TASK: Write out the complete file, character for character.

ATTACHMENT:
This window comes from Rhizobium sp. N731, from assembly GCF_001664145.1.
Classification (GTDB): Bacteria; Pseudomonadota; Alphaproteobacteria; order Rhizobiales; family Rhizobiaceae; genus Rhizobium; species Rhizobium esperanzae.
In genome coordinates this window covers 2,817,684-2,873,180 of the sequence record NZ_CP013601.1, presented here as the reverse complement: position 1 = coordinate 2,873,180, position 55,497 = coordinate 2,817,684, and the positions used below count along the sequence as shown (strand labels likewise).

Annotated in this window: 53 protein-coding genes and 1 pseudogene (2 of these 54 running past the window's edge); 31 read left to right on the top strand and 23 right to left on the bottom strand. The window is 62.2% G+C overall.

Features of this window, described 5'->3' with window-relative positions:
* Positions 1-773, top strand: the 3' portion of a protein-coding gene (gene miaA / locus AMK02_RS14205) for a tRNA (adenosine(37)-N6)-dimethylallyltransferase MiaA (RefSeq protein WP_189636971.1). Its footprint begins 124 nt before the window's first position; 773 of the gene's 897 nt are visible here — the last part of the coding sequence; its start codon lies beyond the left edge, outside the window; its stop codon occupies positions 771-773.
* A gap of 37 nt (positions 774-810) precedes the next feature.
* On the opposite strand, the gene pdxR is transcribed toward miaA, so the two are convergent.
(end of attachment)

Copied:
This window comes from Rhizobium sp. N731, from assembly GCF_001664145.1.
Classification (GTDB): Bacteria; Pseudomonadota; Alphaproteobacteria; order Rhizobiales; family Rhizobiaceae; genus Rhizobium; species Rhizobium esperanzae.
In genome coordinates this window covers 2,817,684-2,873,180 of the sequence record NZ_CP013601.1, presented here as the reverse complement: position 1 = coordinate 2,873,180, position 55,497 = coordinate 2,817,684, and the positions used below count along the sequence as shown (strand labels likewise).

Annotated in this window: 53 protein-coding genes and 1 pseudogene (2 of these 54 running past the window's edge); 31 read left to right on the top strand and 23 right to left on the bottom strand. The window is 62.2% G+C overall.

Features of this window, described 5'->3' with window-relative positions:
* Positions 1-773, top strand: the 3' portion of a protein-coding gene (gene miaA / locus AMK02_RS14205) for a tRNA (adenosine(37)-N6)-dimethylallyltransferase MiaA (RefSeq protein WP_189636971.1). Its footprint begins 124 nt before the window's first position; 773 of the gene's 897 nt are visible here — the last part of the coding sequence; its start codon lies beyond the left edge, outside the window; its stop codon occupies positions 771-773.
* A gap of 37 nt (positions 774-810) precedes the next feature.
* On the opposite strand, the gene pdxR is transcribed toward miaA, so the two are convergent.